How To

Will Work For Books: 5 Tips For Getting Hired at an Independent Bookstore

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Tirzah Price

Senior Contributing Editor

Most of Tirzah Price's life decisions have been motivated by a desire to read as many books as humanly possible. Tirzah holds an MFA in Writing for Children & Young Adults from Vermont College of Fine Arts, and has worked as an independent bookseller and librarian. She’s also the author of the Jane Austen Murder Mysteries, published by HarperTeen, and Bibliologist at TBR: Tailored Book Recommendations. Follow her on Twitter @TirzahPrice.

So, you want to be a bookseller. Well, who doesn’t want to get paid to work in a building full of books? Bookselling can be kind of magical—discovering new titles, meeting authors, and connecting books with other like-minded people. Bookselling can also be kind of a drag—frantically searching shelves and databases for an elusive title, dealing with difficult or rude customers, and a whole lot of heavy lifting.

When it comes to getting hired at an independent bookstore, a love of books is a starting point, not a qualification. The position requires a large amount of energy, enthusiasm, curiosity, patience, and the ability to think on your feet. And no, booksellers do not get to read all day, or even part of the day. So let’s talk realistically about what a job in bookselling entails, and then how to land one.

What You Need to Know

1. Bookselling is a retail job, and that means people skills.

The ability to communicate with people is probably the most important skill any bookseller can possess. You need to be comfortable with starting conversations, listening, and giving book recommendations at the drop of a hat. Most of the customers I interact with are lovely human beings who are just excited to be in a bookstore. The rest range between odd (have you seen Weird Things Customers Say in Bookstores?) and downright rude. You need to be polite, helpful, and outgoing—even on the days you just want to crawl into your reading nook and never leave.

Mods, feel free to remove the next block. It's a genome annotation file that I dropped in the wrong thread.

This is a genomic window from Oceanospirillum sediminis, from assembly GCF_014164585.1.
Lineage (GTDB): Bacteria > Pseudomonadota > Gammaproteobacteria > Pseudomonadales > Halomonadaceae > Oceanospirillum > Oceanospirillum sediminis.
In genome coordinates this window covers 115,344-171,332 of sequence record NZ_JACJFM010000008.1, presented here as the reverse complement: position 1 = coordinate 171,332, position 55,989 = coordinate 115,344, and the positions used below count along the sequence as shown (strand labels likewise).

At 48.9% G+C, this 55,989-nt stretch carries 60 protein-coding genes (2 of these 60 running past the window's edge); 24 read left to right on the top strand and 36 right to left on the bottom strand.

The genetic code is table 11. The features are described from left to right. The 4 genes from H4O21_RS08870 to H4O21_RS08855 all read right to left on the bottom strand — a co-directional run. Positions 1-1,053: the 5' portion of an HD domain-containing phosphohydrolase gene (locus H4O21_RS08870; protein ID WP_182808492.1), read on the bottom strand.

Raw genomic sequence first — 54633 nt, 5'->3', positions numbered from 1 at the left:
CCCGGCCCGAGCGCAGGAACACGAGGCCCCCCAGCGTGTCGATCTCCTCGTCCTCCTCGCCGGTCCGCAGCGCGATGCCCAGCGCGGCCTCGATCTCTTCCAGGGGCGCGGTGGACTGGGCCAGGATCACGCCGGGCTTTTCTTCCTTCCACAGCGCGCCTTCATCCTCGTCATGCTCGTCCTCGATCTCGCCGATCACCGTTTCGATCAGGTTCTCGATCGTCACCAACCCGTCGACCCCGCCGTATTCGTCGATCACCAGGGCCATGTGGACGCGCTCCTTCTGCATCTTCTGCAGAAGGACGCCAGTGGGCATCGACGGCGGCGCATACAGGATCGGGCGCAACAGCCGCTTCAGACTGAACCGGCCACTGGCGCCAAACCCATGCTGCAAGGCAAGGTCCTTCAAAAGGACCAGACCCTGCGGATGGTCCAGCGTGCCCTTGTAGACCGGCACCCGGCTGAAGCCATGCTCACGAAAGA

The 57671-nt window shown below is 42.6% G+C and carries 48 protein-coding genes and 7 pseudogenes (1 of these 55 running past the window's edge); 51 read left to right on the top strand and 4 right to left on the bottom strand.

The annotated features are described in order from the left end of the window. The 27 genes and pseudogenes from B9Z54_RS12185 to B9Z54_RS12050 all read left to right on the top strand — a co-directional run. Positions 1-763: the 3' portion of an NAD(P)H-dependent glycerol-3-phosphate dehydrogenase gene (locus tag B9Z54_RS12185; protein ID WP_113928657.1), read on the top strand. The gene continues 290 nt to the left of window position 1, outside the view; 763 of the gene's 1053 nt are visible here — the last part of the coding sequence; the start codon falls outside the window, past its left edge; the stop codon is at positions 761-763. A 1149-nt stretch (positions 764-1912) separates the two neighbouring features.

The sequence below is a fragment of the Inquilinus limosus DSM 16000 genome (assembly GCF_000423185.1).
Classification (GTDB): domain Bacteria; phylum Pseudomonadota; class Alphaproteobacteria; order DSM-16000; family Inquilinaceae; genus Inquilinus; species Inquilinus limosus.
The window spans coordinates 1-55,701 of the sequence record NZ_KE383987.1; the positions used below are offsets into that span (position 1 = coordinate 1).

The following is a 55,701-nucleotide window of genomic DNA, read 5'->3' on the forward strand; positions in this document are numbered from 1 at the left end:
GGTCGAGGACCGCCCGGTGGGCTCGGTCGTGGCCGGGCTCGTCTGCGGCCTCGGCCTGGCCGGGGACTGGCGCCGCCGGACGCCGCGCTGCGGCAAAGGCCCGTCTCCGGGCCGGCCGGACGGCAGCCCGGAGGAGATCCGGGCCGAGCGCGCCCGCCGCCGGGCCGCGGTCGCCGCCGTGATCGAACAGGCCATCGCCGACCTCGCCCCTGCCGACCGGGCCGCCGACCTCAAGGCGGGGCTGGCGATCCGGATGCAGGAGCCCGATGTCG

2. (Most) Booksellers don’t work Monday-Friday, 9-5.

Retail usually requires you to work weird hours. This can be great for people who have odd schedules or are artists, but not so great for people who like weekends off. It may be difficult to get time off during certain peak seasons, like the holiday shopping season. Make your peace with this now. Every bookstore has different scheduling requirements and staffing needs, so who knows what sort of flexibility may be available to you once you’re hired, but you should go into this job expecting to re-arrange your schedule as needed.

3. It’s very likely you’ll start out part-time.

In my experience, most indie bookstores hire part-time first, and require you to work your way into a full-time position. First-time, full-time positions are hard to land unless you have previous publishing, sales, or related experience. It sucks, especially if you can’t afford to live on a part-time salary, but don’t despair—you might be able to get a foot in the door as seasonal, evening, or weekend help. And you never know what might open up!

If you’re still with me and want to go for it, then here are five things you can do to stand out as an applicant!

1. Get involved with your bookstore’s community.